Blockchain, for the most part, no longer needs an introduction. So, I’ll be focusing on some of the most prominent blockchain platforms and how they apply to different scenarios.
Before moving on to the comparison, I’d like to explain some key terminology:
- Proof-of-work (POW) system is an economic measure to deter denial of service attacks and other service abuses such as spam on a network by requiring some work from the service requester, usually processing time by a computer.
- Proof-of-stake (PoS) is a method by which a cryptocurrency blockchain network aims to achieve a distributed consensus.
Ripple has positioned itself as a SWIFT 2.0 RTGS system. Its native currency XRP is positioned as a bridge currency among asset pairs on the Ripple protocol, in order to save money for financial services institutions. Transactions are confirmed every few seconds through a consensus among validators i.e. the Ripple Consensus Ledger. Validators are not rewarded for their part in achieving a consensus. Since Ripple does not use POW or PoS, it can achieve a much shorter timeframe for each round of confirmation in the ledger.
Ripple is naturally suited for cross-border payments. Other use cases make use of Ripple wallet balances to pay in bitcoin and trading bullion against fiat for profit.
As of now, Ethereum uses a POW system for validation. However, it may rely on PoS at some point in the future. This method of validation requires holders of Ether to prove how much they hold, provided they meet the Ether quota set by the Ethereum Foundation. Using a method of what’s known as weak subjectivity consensus, the nodes validate the network and are paid out a percentage of newly created Ether in return for holding the currency.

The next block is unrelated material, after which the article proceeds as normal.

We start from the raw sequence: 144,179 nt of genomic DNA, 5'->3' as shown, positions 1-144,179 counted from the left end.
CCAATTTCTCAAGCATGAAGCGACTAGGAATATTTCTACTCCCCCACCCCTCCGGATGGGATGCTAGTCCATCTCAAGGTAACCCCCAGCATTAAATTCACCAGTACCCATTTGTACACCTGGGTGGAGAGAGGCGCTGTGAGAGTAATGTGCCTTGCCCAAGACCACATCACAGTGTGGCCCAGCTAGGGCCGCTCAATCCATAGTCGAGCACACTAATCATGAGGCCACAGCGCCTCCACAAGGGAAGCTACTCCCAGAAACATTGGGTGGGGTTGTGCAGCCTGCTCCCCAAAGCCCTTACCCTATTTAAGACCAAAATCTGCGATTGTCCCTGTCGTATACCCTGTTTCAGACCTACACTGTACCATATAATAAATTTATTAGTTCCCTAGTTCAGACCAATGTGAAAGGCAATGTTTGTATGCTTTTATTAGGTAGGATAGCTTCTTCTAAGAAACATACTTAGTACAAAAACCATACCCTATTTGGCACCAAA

Potential use cases range from Decentralised Autonomous Organisations (DAO), to Crowd prediction markets such as Augur. Given the flexibility of implementing smart contracts, most use cases suited to smart contracts are feasible.
Current implementation uses the Bitcoin UTXO transaction model. It ensures that unspent transactions remain uncompromised while travelling to their destination, through a system of private and public keys. This system ensures that Hyperledger does not have any instances of double spending by controlling outputs. No native currency exists. Also Chaincode (smart contracts) functionality increases the flexibility of the platform in terms of implementation.
Syndicated loans and capital markets infrastructure are among the top use cases for this technology.
R3 implementation is somewhat different as it achieves consensus at the level of individual deals between firms, not at the level of the system. Transactions are validated by the parties to transaction, rather than a pool of unrelated validators. There is also no native cryptocurrency.
R3 is implemented in two parts:
- ‘Corda’ is a proprietary program for smart contracts and provides the ability to build apps on network
- ‘Concord Vault’ manages and records transactions in a Blockchain. It includes asset registry, trade registry and capacity to record cash balances. Transactions, although recorded are not made public. Only parties with legitimate need-to-know can see the data within an agreement.
It is well suited for governance, internal record keeping and regulatory. Smart contracts can resemble legal contracts making derivatives contracts, trade finance and commercial papers possible. By moving middle and back office functions to a secure cloud-based ledger, Concord will significantly streamline operations and lead to cost savings.
To sum up, it is unfair to simply state that one platform is superior to others, as they are all geared towards different objectives. In fact, some are inherently more suited to certain use cases depending on their capabilities and architecture.